When we think of spending quality time with our kids, we usually imagine doing things we don’t do on a normal day, such as taking them to the zoo or having a family movie night at home. We might picture ourselves taking photos and making memories of fun times together. We usually associate quality time with specialness – but treats and memory-making are not the essence of what quality time is.
For me, there’s only one criteria for “quality time”. And it’s this –
our full attention.
I’m sure you’ve seen for yourself how much your children bask in your attention. This type of quality time is special because it shows our children that they’re special to us. I can think of nothing else that lifts their feelings about themselves and secures their connection to us as much as giving them our undivided attention.
By this definition, quality time can be shared over a weeknight spaghetti bolognese or as we help our child learn their spelling words. The reality is that we don’t always have long stretches of time available for family games of Monopoly. But short and frequent injections of our attention as we go about the ordinary activities of our day are also a great way to get in some quality time with our kids during a busy week.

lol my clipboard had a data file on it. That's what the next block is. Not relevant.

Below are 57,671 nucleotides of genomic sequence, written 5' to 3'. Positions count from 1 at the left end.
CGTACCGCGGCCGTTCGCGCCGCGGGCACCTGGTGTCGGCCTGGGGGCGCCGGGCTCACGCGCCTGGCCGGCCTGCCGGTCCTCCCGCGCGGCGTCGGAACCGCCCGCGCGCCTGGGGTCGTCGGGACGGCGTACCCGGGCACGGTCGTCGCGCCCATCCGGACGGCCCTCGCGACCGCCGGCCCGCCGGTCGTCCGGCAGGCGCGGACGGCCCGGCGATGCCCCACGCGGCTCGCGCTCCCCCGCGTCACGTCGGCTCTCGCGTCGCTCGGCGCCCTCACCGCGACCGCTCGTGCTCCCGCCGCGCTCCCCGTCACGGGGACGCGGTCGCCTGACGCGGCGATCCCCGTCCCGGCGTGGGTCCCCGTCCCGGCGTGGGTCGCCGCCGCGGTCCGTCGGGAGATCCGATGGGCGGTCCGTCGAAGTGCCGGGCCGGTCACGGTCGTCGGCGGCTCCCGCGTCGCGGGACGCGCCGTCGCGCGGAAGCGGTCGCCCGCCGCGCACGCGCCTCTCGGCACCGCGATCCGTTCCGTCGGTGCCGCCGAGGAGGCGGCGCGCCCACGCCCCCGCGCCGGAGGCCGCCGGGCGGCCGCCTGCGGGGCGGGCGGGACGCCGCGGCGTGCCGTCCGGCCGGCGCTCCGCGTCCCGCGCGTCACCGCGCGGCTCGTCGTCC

And quality time can be very budget-friendly. Infact, no money is necessary at all.
When we think of quality time in this way (in which the only criteria is our full attention) we free ourselves to spontaneously spend quality time with our kids as we can without having to organise, schedule or budget for anything. It suddenly feels much easier to fit in.
By this definition, the greatest threat to quality time with our kids is not our limited time or money but our distractions – our phones, obviously, but other things too. For me, these are the pull of my to-do list and, especially when my boys were young, boredom (I could only play firefighters so many times in a day before losing focus). But we can look for ways to reduce these distractions. I started leaving my phone in another room, compartmentalising my time and suggesting activities my son and I would both find engaging in order to conquer my particular attention challenges.
Quality time is not about what we do, it’s about how we show up. Trips to the zoo or out for desert can be quality time – if we’re present. If we’re checking our phones at the lion enclosure or not engaging our children in conversation as we scrape out our ice-cream bowls, they’re not. Quality time is the gift of our attention. Yes, the more quality time, the better and our children will revel in long stretches of it but my message here is not to discount the many opportunities we have to connect with our children over an ordinary day.
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